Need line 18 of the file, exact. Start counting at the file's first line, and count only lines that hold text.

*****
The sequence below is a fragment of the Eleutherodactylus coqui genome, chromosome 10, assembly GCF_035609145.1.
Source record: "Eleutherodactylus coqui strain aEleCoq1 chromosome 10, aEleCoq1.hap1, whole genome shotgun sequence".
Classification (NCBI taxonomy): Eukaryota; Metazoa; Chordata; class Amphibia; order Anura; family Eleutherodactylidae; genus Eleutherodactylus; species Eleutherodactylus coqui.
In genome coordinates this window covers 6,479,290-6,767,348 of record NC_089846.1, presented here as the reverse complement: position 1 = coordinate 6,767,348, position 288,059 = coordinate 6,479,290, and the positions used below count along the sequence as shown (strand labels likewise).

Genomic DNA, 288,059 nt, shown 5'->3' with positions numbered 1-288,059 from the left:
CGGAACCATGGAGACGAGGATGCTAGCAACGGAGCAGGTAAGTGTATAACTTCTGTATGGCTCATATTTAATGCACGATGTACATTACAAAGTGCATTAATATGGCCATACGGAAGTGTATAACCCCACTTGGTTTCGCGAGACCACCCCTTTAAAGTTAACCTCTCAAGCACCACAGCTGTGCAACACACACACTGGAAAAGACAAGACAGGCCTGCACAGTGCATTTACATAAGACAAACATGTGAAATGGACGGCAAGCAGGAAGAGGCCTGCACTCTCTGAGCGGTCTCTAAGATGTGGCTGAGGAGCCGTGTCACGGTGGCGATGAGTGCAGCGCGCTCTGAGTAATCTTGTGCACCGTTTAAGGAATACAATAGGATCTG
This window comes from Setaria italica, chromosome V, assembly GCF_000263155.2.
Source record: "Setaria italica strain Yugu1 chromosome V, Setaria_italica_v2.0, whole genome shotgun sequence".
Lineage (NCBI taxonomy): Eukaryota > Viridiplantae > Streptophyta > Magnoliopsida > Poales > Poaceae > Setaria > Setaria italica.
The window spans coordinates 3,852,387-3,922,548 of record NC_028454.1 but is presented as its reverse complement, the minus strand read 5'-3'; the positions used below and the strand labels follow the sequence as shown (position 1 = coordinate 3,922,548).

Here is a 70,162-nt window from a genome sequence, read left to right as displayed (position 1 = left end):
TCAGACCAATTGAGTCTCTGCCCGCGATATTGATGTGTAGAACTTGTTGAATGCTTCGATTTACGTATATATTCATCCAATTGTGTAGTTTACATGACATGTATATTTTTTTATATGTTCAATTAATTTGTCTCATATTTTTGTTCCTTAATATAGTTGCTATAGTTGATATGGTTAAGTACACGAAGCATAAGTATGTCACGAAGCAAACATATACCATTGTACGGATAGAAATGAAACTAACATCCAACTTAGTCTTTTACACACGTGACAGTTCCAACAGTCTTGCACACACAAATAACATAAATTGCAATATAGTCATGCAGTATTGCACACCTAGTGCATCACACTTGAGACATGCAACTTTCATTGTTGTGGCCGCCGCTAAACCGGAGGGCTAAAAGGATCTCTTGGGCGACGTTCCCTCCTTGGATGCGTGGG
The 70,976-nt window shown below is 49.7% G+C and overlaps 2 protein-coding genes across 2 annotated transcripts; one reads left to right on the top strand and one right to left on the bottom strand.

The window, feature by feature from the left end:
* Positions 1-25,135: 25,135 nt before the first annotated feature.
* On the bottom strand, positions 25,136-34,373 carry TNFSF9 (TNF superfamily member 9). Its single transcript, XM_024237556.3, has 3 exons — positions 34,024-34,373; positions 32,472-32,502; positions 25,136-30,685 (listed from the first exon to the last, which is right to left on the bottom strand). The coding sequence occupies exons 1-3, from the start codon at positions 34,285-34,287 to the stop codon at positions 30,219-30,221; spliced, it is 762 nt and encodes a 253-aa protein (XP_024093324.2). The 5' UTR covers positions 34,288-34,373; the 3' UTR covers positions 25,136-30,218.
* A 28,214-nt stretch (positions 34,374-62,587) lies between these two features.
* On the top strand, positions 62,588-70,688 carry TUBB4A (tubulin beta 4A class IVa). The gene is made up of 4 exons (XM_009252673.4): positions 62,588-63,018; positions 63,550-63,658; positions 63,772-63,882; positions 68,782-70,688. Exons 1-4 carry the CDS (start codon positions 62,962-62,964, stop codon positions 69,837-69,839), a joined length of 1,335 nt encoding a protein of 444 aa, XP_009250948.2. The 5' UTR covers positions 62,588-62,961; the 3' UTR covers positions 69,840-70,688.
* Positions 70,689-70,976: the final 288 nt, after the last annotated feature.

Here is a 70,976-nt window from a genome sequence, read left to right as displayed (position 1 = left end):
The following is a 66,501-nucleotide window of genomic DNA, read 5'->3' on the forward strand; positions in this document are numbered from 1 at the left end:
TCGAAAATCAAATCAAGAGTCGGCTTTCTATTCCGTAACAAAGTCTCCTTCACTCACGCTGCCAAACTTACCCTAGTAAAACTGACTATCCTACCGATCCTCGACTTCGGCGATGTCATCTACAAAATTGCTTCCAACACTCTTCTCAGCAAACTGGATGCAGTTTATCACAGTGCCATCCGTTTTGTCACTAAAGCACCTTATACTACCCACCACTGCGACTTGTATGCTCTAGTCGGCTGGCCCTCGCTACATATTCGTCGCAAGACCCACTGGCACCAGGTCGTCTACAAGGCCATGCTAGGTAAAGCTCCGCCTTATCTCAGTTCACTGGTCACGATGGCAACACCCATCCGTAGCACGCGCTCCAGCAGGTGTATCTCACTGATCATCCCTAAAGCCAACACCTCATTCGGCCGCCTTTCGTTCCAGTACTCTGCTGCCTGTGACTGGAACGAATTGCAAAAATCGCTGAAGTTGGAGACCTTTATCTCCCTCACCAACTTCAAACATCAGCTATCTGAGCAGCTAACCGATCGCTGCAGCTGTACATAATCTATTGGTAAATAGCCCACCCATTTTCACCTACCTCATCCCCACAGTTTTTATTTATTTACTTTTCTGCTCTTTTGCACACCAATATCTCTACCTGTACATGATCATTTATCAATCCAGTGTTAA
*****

* On the top strand, positions 62,588-70,688 carry TUBB4A (tubulin beta 4A class IVa). The gene is made up of 4 exons (XM_009252673.4): positions 62,588-63,018; positions 63,550-63,658; positions 63,772-63,882; positions 68,782-70,688. Exons 1-4 carry the CDS (start codon positions 62,962-62,964, stop codon positions 69,837-69,839), a joined length of 1,335 nt encoding a protein of 444 aa, XP_009250948.2. The 5' UTR covers positions 62,588-62,961; the 3' UTR covers positions 69,840-70,688.